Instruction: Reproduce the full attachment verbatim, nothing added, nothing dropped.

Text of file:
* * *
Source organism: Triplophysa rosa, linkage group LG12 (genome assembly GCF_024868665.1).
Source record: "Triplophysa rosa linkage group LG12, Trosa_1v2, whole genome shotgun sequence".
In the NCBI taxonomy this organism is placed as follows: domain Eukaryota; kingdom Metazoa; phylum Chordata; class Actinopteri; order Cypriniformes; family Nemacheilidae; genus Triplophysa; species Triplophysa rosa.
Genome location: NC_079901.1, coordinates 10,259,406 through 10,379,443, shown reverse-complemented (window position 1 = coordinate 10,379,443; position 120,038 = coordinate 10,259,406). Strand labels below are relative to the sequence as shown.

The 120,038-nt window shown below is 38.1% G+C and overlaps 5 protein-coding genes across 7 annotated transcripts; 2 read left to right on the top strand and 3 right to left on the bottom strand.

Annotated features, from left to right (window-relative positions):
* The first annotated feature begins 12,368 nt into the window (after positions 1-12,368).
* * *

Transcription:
Source organism: Triplophysa rosa, linkage group LG12 (genome assembly GCF_024868665.1).
Source record: "Triplophysa rosa linkage group LG12, Trosa_1v2, whole genome shotgun sequence".
In the NCBI taxonomy this organism is placed as follows: domain Eukaryota; kingdom Metazoa; phylum Chordata; class Actinopteri; order Cypriniformes; family Nemacheilidae; genus Triplophysa; species Triplophysa rosa.
Genome location: NC_079901.1, coordinates 10,259,406 through 10,379,443, shown reverse-complemented (window position 1 = coordinate 10,379,443; position 120,038 = coordinate 10,259,406). Strand labels below are relative to the sequence as shown.

The 120,038-nt window shown below is 38.1% G+C and overlaps 5 protein-coding genes across 7 annotated transcripts; 2 read left to right on the top strand and 3 right to left on the bottom strand.

Annotated features, from left to right (window-relative positions):
* The first annotated feature begins 12,368 nt into the window (after positions 1-12,368).